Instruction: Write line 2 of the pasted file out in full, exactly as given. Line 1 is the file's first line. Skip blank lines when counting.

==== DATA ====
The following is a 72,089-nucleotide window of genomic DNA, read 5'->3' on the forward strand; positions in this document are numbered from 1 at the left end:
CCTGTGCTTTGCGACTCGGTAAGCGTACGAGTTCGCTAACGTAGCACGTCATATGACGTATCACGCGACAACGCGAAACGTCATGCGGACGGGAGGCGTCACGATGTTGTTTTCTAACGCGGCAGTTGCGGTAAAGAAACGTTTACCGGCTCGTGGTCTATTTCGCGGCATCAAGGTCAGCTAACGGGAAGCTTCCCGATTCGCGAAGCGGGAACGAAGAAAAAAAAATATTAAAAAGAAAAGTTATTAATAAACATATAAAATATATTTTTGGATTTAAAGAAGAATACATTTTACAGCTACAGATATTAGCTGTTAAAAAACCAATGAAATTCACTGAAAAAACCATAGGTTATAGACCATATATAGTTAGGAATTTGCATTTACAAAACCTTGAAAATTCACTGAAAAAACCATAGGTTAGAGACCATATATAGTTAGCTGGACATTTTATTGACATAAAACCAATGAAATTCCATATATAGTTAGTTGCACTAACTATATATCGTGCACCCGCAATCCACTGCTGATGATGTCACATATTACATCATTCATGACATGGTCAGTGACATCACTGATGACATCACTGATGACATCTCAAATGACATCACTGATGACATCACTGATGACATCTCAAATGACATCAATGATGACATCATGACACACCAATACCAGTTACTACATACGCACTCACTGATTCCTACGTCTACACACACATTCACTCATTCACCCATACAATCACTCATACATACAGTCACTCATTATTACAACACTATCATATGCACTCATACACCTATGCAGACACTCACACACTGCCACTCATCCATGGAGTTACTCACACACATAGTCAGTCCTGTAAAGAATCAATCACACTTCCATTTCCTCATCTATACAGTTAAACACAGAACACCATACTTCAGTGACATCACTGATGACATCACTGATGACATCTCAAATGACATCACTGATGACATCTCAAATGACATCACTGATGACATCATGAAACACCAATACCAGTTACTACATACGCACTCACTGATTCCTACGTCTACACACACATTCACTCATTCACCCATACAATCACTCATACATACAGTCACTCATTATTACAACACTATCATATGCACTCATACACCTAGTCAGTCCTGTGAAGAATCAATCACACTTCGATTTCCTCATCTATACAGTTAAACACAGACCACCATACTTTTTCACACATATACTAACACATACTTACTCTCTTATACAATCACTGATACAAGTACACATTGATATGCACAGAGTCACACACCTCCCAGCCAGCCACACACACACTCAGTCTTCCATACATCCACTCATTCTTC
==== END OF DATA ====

CCTGTGCTTTGCGACTCGGTAAGCGTACGAGTTCGCTAACGTAGCACGTCATATGACGTATCACGCGACAACGCGAAACGTCATGCGGACGGGAGGCGTCACGATGTTGTTTTCTAACGCGGCAGTTGCGGTAAAGAAACGTTTACCGGCTCGTGGTCTATTTCGCGGCATCAAGGTCAGCTAACGGGAAGCTTCCCGATTCGCGAAGCGGGAACGAAGAAAAAAAAATATTAAAAAGAAAAGTTATTAATAAACATATAAAATATATTTTTGGATTTAAAGAAGAATACATTTTACAGCTACAGATATTAGCTGTTAAAAAACCAATGAAATTCACTGAAAAAACCATAGGTTATAGACCATATATAGTTAGGAATTTGCATTTACAAAACCTTGAAAATTCACTGAAAAAACCATAGGTTAGAGACCATATATAGTTAGCTGGACATTTTATTGACATAAAACCAATGAAATTCCATATATAGTTAGTTGCACTAACTATATATCGTGCACCCGCAATCCACTGCTGATGATGTCACATATTACATCATTCATGACATGGTCAGTGACATCACTGATGACATCACTGATGACATCTCAAATGACATCACTGATGACATCACTGATGACATCTCAAATGACATCAATGATGACATCATGACACACCAATACCAGTTACTACATACGCACTCACTGATTCCTACGTCTACACACACATTCACTCATTCACCCATACAATCACTCATACATACAGTCACTCATTATTACAACACTATCATATGCACTCATACACCTATGCAGACACTCACACACTGCCACTCATCCATGGAGTTACTCACACACATAGTCAGTCCTGTAAAGAATCAATCACACTTCCATTTCCTCATCTATACAGTTAAACACAGAACACCATACTTCAGTGACATCACTGATGACATCACTGATGACATCTCAAATGACATCACTGATGACATCTCAAATGACATCACTGATGACATCATGAAACACCAATACCAGTTACTACATACGCACTCACTGATTCCTACGTCTACACACACATTCACTCATTCACCCATACAATCACTCATACATACAGTCACTCATTATTACAACACTATCATATGCACTCATACACCTAGTCAGTCCTGTGAAGAATCAATCACACTTCGATTTCCTCATCTATACAGTTAAACACAGACCACCATACTTTTTCACACATATACTAACACATACTTACTCTCTTATACAATCACTGATACAAGTACACATTGATATGCACAGAGTCACACACCTCCCAGCCAGCCACACACACACTCAGTCTTCCATACATCCACTCATTCTTC